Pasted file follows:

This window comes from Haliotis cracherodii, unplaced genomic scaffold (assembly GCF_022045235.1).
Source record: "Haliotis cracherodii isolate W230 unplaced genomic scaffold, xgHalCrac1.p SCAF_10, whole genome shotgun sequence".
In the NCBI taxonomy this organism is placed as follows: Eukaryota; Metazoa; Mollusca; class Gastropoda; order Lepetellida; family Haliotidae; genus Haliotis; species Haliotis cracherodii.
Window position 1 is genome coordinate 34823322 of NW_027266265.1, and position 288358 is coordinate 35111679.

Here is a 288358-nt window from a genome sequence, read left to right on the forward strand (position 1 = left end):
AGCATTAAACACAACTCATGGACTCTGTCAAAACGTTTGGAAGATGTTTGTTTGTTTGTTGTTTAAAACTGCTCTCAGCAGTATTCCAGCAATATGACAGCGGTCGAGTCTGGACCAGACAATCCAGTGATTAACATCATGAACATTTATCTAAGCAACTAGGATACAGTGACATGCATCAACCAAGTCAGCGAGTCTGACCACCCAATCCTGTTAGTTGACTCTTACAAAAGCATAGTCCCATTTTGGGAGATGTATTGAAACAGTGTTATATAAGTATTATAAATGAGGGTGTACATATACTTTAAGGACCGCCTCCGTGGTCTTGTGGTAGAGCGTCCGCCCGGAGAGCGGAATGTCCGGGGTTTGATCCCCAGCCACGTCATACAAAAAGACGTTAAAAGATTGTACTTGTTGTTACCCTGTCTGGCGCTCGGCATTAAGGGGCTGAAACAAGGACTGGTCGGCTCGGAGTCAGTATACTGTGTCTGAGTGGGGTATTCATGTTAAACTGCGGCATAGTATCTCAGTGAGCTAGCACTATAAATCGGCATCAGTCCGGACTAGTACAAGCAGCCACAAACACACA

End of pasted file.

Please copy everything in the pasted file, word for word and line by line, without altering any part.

This window comes from Haliotis cracherodii, unplaced genomic scaffold (assembly GCF_022045235.1).
Source record: "Haliotis cracherodii isolate W230 unplaced genomic scaffold, xgHalCrac1.p SCAF_10, whole genome shotgun sequence".
In the NCBI taxonomy this organism is placed as follows: Eukaryota; Metazoa; Mollusca; class Gastropoda; order Lepetellida; family Haliotidae; genus Haliotis; species Haliotis cracherodii.
Window position 1 is genome coordinate 34823322 of NW_027266265.1, and position 288358 is coordinate 35111679.

Here is a 288358-nt window from a genome sequence, read left to right on the forward strand (position 1 = left end):
AGCATTAAACACAACTCATGGACTCTGTCAAAACGTTTGGAAGATGTTTGTTTGTTTGTTGTTTAAAACTGCTCTCAGCAGTATTCCAGCAATATGACAGCGGTCGAGTCTGGACCAGACAATCCAGTGATTAACATCATGAACATTTATCTAAGCAACTAGGATACAGTGACATGCATCAACCAAGTCAGCGAGTCTGACCACCCAATCCTGTTAGTTGACTCTTACAAAAGCATAGTCCCATTTTGGGAGATGTATTGAAACAGTGTTATATAAGTATTATAAATGAGGGTGTACATATACTTTAAGGACCGCCTCCGTGGTCTTGTGGTAGAGCGTCCGCCCGGAGAGCGGAATGTCCGGGGTTTGATCCCCAGCCACGTCATACAAAAAGACGTTAAAAGATTGTACTTGTTGTTACCCTGTCTGGCGCTCGGCATTAAGGGGCTGAAACAAGGACTGGTCGGCTCGGAGTCAGTATACTGTGTCTGAGTGGGGTATTCATGTTAAACTGCGGCATAGTATCTCAGTGAGCTAGCACTATAAATCGGCATCAGTCCGGACTAGTACAAGCAGCCACAAACACACA